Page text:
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Women can help build a better air and space industry post-Covid – if we invite them

One year after Covid19 began racing across the world, wiping out lives and jobs, it might be surprising to advocate that promoting aviation and space opportunities to women and girls during Women Of Aviation Week 2021 is more important than ever.

More women than men are looking for a new career path

Statistics show that more women than men lost their jobs due to Covid19 – not just in the industry, everywhere. That means that more women than men are currently looking for a new path forward.

We all come equipped with many skills and talents. For example, individuals with engineering skills could use them to design cars, aircraft, or computer mainframes. When choices abound, passion leads the decision process. That’s why it is more important than ever to promote our industry to women this year.

In many countries, governments established emergency support systems for individuals out of work. The programs often include options to retrain for a new career or a new industry. If aviation and space careers are not on women’s radar, they will not select them.

That is why it is more critical than ever to seek women’s attention this March 8-14 and present them our options if we want their insights and skills to rebuild post-Covid.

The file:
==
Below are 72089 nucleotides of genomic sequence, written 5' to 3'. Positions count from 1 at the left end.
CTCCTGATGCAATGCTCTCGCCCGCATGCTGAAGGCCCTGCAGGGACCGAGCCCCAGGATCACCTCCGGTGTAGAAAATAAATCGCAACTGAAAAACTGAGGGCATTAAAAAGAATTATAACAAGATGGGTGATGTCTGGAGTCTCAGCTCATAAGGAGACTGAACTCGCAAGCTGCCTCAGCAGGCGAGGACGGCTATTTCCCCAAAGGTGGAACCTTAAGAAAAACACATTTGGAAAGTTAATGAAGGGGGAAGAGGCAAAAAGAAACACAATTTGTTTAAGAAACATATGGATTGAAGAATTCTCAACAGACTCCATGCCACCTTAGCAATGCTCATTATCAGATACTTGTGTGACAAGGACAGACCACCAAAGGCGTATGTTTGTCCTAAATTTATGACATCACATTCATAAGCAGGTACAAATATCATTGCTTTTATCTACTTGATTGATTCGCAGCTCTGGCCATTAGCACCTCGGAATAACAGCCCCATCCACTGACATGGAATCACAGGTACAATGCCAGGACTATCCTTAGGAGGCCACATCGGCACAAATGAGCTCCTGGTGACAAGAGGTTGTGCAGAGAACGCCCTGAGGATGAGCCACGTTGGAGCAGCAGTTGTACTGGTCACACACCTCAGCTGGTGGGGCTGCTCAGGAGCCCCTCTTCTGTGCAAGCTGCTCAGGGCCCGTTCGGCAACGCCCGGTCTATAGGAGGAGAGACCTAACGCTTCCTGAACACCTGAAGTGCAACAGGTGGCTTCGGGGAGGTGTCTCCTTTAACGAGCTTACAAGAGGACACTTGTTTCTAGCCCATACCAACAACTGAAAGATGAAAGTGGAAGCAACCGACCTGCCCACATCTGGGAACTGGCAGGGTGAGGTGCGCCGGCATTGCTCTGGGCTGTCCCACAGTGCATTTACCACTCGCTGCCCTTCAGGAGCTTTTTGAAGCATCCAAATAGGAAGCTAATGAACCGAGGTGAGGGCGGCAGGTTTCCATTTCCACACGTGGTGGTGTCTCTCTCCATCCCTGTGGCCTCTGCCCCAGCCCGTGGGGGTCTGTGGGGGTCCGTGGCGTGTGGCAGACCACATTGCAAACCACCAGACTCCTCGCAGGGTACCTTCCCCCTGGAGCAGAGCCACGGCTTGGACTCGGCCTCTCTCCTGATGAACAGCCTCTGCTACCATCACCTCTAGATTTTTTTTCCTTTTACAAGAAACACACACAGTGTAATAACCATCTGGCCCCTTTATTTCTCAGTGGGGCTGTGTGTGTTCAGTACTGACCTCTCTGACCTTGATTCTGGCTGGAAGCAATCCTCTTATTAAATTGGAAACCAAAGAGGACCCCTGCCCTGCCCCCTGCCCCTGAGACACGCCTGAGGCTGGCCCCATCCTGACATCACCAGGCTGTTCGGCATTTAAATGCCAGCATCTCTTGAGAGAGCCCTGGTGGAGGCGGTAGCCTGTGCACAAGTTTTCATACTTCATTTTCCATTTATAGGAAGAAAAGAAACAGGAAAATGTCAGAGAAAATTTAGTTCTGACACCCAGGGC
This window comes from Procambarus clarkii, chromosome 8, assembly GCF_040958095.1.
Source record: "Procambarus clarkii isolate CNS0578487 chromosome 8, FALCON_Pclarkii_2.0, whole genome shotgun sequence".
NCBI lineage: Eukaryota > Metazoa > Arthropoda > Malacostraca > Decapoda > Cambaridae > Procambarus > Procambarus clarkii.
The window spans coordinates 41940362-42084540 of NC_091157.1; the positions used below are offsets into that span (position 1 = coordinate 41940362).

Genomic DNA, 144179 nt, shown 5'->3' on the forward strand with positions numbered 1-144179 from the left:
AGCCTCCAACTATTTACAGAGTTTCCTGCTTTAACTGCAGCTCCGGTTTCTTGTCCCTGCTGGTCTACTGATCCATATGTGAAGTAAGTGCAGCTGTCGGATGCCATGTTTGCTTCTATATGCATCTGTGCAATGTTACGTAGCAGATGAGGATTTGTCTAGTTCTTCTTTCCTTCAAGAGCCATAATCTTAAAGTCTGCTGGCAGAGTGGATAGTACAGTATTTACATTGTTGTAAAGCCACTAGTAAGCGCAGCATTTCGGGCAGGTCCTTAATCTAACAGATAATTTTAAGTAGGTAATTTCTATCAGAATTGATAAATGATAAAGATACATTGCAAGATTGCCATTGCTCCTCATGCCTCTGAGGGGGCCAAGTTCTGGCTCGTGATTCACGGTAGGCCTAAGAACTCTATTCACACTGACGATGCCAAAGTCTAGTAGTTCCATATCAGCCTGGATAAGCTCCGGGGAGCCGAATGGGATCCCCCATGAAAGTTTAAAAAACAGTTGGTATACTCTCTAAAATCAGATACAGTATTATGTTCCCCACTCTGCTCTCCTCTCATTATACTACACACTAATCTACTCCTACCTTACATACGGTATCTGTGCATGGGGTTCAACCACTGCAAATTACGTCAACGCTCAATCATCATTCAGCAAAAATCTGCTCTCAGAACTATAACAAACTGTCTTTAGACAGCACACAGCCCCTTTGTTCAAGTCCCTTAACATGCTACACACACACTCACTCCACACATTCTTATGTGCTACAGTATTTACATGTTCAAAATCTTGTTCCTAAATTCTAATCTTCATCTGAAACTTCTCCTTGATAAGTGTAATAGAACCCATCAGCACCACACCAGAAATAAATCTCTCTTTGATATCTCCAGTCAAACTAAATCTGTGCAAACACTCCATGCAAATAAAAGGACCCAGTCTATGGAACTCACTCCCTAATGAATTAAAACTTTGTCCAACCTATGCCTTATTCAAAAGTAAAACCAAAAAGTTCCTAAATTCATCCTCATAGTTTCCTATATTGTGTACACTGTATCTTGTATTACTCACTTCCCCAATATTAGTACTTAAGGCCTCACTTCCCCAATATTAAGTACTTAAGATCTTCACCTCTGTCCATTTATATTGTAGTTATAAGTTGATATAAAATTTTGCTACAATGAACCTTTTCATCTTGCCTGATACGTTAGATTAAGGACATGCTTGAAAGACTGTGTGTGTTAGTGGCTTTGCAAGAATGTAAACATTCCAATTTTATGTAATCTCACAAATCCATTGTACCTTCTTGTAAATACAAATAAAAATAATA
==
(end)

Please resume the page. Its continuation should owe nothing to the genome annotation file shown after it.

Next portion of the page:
It takes years to train air and space professionals

It takes 4 years to go from the first flight lesson to a co-pilot seat at a major airline according to Delta Air Lines. 4 years happens to also be how long it takes to become an engineer or an MBA graduate.

Recovery for the industry sectors most affected by Covid 19 will take at least 3 years. Experts predict exponential growth during and after the recovery. Now is the perfect time to start training towards an air and space career.

At a time where the number of extra curriculum activities for girls are limited, we can fill the void with engaging in-person or virtual discovery experiences to put the careers of our industry on their radar. Something as simple as building Pink Paper Planes can trigger their interest in knowing more.

Many air and space industry sectors are vibrant despite Covid19

The most familiar industry sector, passenger flights, has been battered down by the Covid19 pandemic but the number of cargo flights has grown significantly.

On the space front, we hear about exciting advancements almost daily. Military aviation is not affected at this time. Emerging sectors such drone development and air mobility innovation continue. These sectors present great opportunities for women to contribute while enjoying high-paying careers – if they know.

How will you engage women and girls during Women Of Aviation Week 2021 and invite them to help build a better air and space industry?

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